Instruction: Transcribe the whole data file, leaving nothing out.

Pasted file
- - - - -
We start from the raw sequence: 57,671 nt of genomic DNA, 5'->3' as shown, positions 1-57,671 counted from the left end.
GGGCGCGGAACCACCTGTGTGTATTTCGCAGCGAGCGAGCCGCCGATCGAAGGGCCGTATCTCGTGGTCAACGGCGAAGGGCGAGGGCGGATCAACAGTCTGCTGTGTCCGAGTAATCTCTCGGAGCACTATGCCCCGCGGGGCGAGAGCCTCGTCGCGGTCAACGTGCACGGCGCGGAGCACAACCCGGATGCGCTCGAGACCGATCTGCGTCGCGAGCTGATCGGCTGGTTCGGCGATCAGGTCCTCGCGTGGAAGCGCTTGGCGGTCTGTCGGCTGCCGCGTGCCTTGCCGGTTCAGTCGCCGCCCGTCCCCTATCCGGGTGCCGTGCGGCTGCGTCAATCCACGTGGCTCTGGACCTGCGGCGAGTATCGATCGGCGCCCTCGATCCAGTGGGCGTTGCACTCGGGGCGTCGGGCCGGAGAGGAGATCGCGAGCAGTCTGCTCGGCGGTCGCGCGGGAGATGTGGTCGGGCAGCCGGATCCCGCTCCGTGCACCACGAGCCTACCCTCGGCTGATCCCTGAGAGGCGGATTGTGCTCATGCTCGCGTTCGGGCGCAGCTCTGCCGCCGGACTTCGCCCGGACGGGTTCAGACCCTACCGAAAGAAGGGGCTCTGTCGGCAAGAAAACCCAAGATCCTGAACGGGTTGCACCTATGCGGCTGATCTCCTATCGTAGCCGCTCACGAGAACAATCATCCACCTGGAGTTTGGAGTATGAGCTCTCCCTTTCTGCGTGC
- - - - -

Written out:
We start from the raw sequence: 57,671 nt of genomic DNA, 5'->3' as shown, positions 1-57,671 counted from the left end.
GGGCGCGGAACCACCTGTGTGTATTTCGCAGCGAGCGAGCCGCCGATCGAAGGGCCGTATCTCGTGGTCAACGGCGAAGGGCGAGGGCGGATCAACAGTCTGCTGTGTCCGAGTAATCTCTCGGAGCACTATGCCCCGCGGGGCGAGAGCCTCGTCGCGGTCAACGTGCACGGCGCGGAGCACAACCCGGATGCGCTCGAGACCGATCTGCGTCGCGAGCTGATCGGCTGGTTCGGCGATCAGGTCCTCGCGTGGAAGCGCTTGGCGGTCTGTCGGCTGCCGCGTGCCTTGCCGGTTCAGTCGCCGCCCGTCCCCTATCCGGGTGCCGTGCGGCTGCGTCAATCCACGTGGCTCTGGACCTGCGGCGAGTATCGATCGGCGCCCTCGATCCAGTGGGCGTTGCACTCGGGGCGTCGGGCCGGAGAGGAGATCGCGAGCAGTCTGCTCGGCGGTCGCGCGGGAGATGTGGTCGGGCAGCCGGATCCCGCTCCGTGCACCACGAGCCTACCCTCGGCTGATCCCTGAGAGGCGGATTGTGCTCATGCTCGCGTTCGGGCGCAGCTCTGCCGCCGGACTTCGCCCGGACGGGTTCAGACCCTACCGAAAGAAGGGGCTCTGTCGGCAAGAAAACCCAAGATCCTGAACGGGTTGCACCTATGCGGCTGATCTCCTATCGTAGCCGCTCACGAGAACAATCATCCACCTGGAGTTTGGAGTATGAGCTCTCCCTTTCTGCGTGC